The Ultimate Cheat Sheet for Taking Full Control of Your Google Knowledge Panels

Posted by MiriamEllis

They say you can’t squeeze blood out of a turnip, but when the
turnip (and your biggest potential competitor) is Google, the
lifeblood of the local business locations you market could depend
on knowing where to take control.

As Google acts to confine ever-more stages of the local consumer
journey within their own interface, local enterprises need to
assume as much control as possible over the aspects of the Google
Knowledge Panel that they can directly or indirectly influence.

This cheat sheet is your fast track to squeezing the most you
can out of what Google is still offering.

How Google changed from local business benefactor to competitor

It may not come naturally, at first, to think of Google as a
competitor. For many years in the local space, their offering of
significant free screen real estate to any eligible local
enterprise was like a gift. But, in their understandable quest for
maximum profitability, Google is increasingly monetizing their
local product, while at the same time giving more space to public
sentiment when it comes to your brand’s reputation.

As this trend continues, your business needs to know which
features of the Google Knowledge Panel that appear when searchers
seek you by name can be controlled. You’ll also want to know
which of these features has the most potential to influence
rankings and consumers. We’ll explore both topics, as
follows.

Core features on most Google Knowledge Panels

Different industries have different Knowledge Panel features,
but the following graphic and key represent the elements that
commonly pertain to most business categories. Each numbered feature
will be described and designated as controllable “yes” or
controllable “no” in the accompanying key. Some features will
be labeled controllable “partly”, with notes explaining that
designation. You will also discover pro tips for best practices,
where appropriate.

1.) Photos & videos

When clicked on, this takes the user to both owner and
user-generated photos in a set. Photos significantly impact CTR.
Photos must be monitored for spam.

On mobile, there is a separate tab for photos, beyond the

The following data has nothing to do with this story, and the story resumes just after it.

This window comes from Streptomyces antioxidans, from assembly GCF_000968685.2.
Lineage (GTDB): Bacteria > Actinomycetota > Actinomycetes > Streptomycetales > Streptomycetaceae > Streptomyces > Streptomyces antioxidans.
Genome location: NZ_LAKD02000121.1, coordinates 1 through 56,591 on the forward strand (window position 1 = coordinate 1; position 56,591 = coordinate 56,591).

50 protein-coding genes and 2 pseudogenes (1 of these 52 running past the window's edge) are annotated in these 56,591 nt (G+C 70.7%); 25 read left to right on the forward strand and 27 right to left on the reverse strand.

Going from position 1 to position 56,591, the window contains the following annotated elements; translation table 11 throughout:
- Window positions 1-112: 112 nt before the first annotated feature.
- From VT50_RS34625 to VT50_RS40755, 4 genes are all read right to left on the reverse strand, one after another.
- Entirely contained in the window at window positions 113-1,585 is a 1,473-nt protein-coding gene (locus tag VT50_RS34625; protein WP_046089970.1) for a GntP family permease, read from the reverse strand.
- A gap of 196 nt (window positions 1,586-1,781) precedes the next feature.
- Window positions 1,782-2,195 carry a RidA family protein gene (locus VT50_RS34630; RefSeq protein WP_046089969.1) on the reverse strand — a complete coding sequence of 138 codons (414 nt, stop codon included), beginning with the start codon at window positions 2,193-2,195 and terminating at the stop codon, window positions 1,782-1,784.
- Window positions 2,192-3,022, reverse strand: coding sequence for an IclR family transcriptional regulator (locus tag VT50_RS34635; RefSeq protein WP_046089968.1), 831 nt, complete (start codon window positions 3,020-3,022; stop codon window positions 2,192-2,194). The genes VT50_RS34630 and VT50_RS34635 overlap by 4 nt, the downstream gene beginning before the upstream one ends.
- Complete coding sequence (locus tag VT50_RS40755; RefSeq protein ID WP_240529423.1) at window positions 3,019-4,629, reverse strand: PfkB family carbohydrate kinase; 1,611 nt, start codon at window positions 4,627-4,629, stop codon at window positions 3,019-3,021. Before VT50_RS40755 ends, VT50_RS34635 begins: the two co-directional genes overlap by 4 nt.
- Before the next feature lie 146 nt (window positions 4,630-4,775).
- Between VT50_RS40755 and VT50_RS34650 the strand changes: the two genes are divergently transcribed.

initial profile images.

Pro Tip: Videos can also be posted to your photos section, but
try to post more than 2 videos so that you’ll get a separate
mobile video subtab.

Controllable?

Partly; this is both an owner and crowdsourced element.

2.) Maps

When clicked on, this takes the user to the Maps-based Knowledge
Panel accompanied by map with pin. Be sure your map marker is
correctly placed.

Controllable?

Partly; owner can correct misplaced map marker, but users can
submit placement edits, too.

3.) Exterior photo

When clicked on, this takes the user to an interactive Google
Street View visual of the business.

*On mobile, no separate space is given to exterior photos.

Controllable?

Partly; owner can correct misplaced map marker.

4.) Business name

This must reflect the real-world name of the business and be
formatted according to Google’s guidelines.

Pro Tip: If your enterprise is a Service Area Business, like a
plumbing franchise with no storefronts, your name should match what
appears on your website.

Controllable?

Yes; owner provides, though public can edit.

5.) Maps star

When clicked on, this gives users the option to either save the
location to their map, or to view the location on Maps. Very little
has been published about this easily overlooked feature. Users who
star a location then see it as a star in the future on their maps.
They are a form of “lists.” It might be posited that a business
which many have starred might see some form of ranking boost, but
this is speculative.

*On mobile, there is no Maps star. There is a “save” icon
instead.

Controllable?

No.

6.) Website button

When clicked on, this takes the user to the website of the
company. In multi-practitioner and multi-location scenarios, care
must be taken that this link points to the right URL.

Pro Tip: Large, multi-location enterprises should consider
pointing each location’s Knowledge Panel to the right landing
page. According to a new study, when both brand- and
location-specific pages exist, 85% of all consumer engagement takes
place on the local pages (e.g., Facebook Local Pages, local landing
pages). A minority of impressions and engagement (15%) happen on
national or brand pages.

Controllable?

Yes; owner provides, though public can edit.

7.) Directions button

When clicked on, this takes the user to the Maps-based widget
that enables them to designate a starting point and receive driving
directions and traffic alerts. Be sure to check directions for each
location of your enterprise to protect consumers from
misdirection.

Controllable?

Partly; owner and the public can report incorrect